UMSL Accelerate kicks off round two of the Diversity, Equity and Inclusion Accelerator with reception

Monique Bynum

Monique Bynum, program director of UMSL DEI Accelerator and senior director of development at Boone Center Incorporated, spoke at Wednesday’s UMSL Diversity, Equity and Inclusion Accelerator reception. Applications for the second cohort opened on Sept. 29 and will close on Oct. 29. (Photo by August Jennewein)

University of Missouri–St. Louis Accelerate launched the second round of its Diversity, Equity and Inclusion Accelerator alongside big dreams with a three-hour event on Wednesday.

More is the theme going into the second year: more impact, more founders and more space in which to accomplish those first two goals.

Monique Bynum, program director of UMSL DEI Accelerator and senior director of development at Boone Center Incorporated, spoke to those ambitions.

“We’re just hoping for more impact,” she said. “We had success the first year, but we want more success for our founders. We want to fund more founders. So we’re not done fundraising. We were able to fund six last year, but we would love to get to seven this year.”

The DEI Accelerator, which first launched in October last year, provides startup founders from underrepresented populations with $50,000 in non-dilutive capital, access to a six-week business development course, mentors, paid UMSL student interns, assistance with grant applications, technology support and incubator space.

Applications for the second cohort opened on Sept. 29 and will close on Oct. 29. The top teams will be invited to pitch their businesses and ideas during a Nov. 18 event and the winners will be announced on Dec. 8.

Bynum pointed to some of the significant successes of that first year, such as learning to be effective in a virtual setting, and to the impact the program had on the founders’ businesses, such as the Fattened Caf expanding its reach to 67 Schnucks stores and Heru Urban Farming being asked to be on the USDA Urban Agriculture Committee.

One of the first-round founders, Michelle Robinson of DEMIBlue Natural Nails & Creative, noted the impact the program had on her business.

Michelle Robinson

DEI Accelerator recipient Michelle Robinson of DEMIBlue Natural Nails & Creative was one of several people-of-color-owned businesses sharing and selling goods and services during Wednesday’s event. (Photo courtesy of UMSL Accelerate)

“Although I already had a master’s degree in business, I still was missing a lot of fundamentals,” she said. “The accelerator really helped me because it tapped into those areas, like third-party logistics, supply chain management, CPG, packaging, and things like that, that I did not have experience with.

“Those were some of the biggest takeaways for me, and the money allowed me to expand on my branding and my packaging. It allowed me to hire contractors to work with me. It connected me to mentors that I’m still working with as of today.”

Robinson’s DEMIBlue was one of a host of local, people-of-color-owned businesses sharing and selling goods and services during Wednesday’s event, which was held in the new UMSL Accelerate Building, which shares space with the existing UMSL Police Department. Others included Pop Pop Hooray, Sweet Art St. Louis, Old Bakery Beer Company, Sophia’s Crowns Flower Shop, Whisky on Washington and Pose Pros.

Also on display were several potential designs for the new space, formerly Gallery 210. Dan Lauer, Founding Executive Director of UMSL Accelerate, envisions the building as becoming the community hub for UMSL-based accelerators.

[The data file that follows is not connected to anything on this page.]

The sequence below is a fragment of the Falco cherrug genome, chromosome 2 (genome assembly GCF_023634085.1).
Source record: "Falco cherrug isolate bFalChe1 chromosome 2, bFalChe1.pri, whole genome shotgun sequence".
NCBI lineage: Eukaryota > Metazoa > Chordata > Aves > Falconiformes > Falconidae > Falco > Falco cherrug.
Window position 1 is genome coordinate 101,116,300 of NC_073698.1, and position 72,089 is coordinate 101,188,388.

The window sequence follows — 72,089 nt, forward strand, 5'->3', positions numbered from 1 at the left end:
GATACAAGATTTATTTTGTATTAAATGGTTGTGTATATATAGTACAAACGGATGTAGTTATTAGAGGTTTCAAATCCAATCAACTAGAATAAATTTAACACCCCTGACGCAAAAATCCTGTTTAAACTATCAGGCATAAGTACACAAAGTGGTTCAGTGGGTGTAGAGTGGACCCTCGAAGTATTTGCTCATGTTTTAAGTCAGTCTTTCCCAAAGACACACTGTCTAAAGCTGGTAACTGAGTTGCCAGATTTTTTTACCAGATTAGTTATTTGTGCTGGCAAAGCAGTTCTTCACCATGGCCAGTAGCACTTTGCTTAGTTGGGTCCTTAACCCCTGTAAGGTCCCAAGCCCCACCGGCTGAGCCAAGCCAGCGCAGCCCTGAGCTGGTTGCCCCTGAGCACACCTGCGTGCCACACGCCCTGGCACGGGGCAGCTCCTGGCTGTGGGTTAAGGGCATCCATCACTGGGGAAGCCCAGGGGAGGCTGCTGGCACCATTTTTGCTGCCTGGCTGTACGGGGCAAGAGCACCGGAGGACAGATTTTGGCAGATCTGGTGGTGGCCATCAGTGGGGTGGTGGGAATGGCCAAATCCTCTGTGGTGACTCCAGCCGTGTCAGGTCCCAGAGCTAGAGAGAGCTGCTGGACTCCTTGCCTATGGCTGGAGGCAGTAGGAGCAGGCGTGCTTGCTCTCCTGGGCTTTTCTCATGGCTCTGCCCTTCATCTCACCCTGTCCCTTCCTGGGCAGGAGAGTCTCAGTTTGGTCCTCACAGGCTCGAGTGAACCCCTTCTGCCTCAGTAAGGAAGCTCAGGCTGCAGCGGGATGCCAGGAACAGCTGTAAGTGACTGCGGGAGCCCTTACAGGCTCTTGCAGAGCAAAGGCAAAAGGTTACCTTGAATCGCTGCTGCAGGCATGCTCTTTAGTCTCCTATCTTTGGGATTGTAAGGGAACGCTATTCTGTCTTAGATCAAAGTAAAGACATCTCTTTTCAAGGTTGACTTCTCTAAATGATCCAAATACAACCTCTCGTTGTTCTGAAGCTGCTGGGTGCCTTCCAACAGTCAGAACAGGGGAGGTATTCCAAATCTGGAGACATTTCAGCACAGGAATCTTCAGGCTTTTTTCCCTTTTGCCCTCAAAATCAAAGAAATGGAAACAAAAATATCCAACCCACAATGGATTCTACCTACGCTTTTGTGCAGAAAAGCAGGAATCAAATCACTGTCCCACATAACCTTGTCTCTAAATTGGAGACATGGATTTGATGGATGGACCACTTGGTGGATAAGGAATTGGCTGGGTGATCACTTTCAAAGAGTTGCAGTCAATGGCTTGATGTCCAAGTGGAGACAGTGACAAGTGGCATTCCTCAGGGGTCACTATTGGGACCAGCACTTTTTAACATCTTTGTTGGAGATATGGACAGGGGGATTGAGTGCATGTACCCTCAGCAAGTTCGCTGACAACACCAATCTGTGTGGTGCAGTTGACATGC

From left: College of Business Administration Dean Emeritus Charlie Hoffman, Founding Executive Director of UMSL Accelerate Dan Lauer and Dean of the College of Business Joan Phillips

From left: College of Business Administration Dean Emeritus Charlie Hoffman, Founding Executive Director of UMSL Accelerate Dan Lauer and Dean of the College of Business Joan Phillips stand by the proposed designs for the UMSL Accelerate Building. (Photo by August Jennewein)

That includes the DEI Accelerator but could also grow to encompass new efforts such as a financial technology accelerator or a creative arts accelerator.

“The vision behind this building is creating an interesting, engaging space where students linger and collaborate,” he said. “We want spontaneous collision.”

Lauer sees spaces such as a light-filled lounge with free coffee and snacks for students, games and whiteboards; a shark-tank like pitch area; work spaces; a maker space for product development; and an outdoor space that would naturally flow into the footprint of the Blanche M. Touhill Performing Arts Center’s grounds.

The space would not only be useful for the accelerators but also for classes for undergraduate entrepreneurs. Lauer envisions offerings such as a capstone class where students pitch their ideas and a product development class.

The DEI Accelerator and the potential from the new space is in line with UMSL’s commitment to building workforce development and inclusive excellence in the region.

“What I love is that UMSL gets to lead from the front,” Lauer said. “The dream is, ‘How do you engage students, faculty and alumni, to help the region grow entrepreneurship?’

“These accelerators, they work because they’re a concentrated, focused piece of energy. You add curriculum with networking with business development to really accelerate companies. But what’s novel for UMSL is we’re the first university-led accelerator in the country to do these kinds of things.”

Learn more or apply to the second DEI Accelerator.

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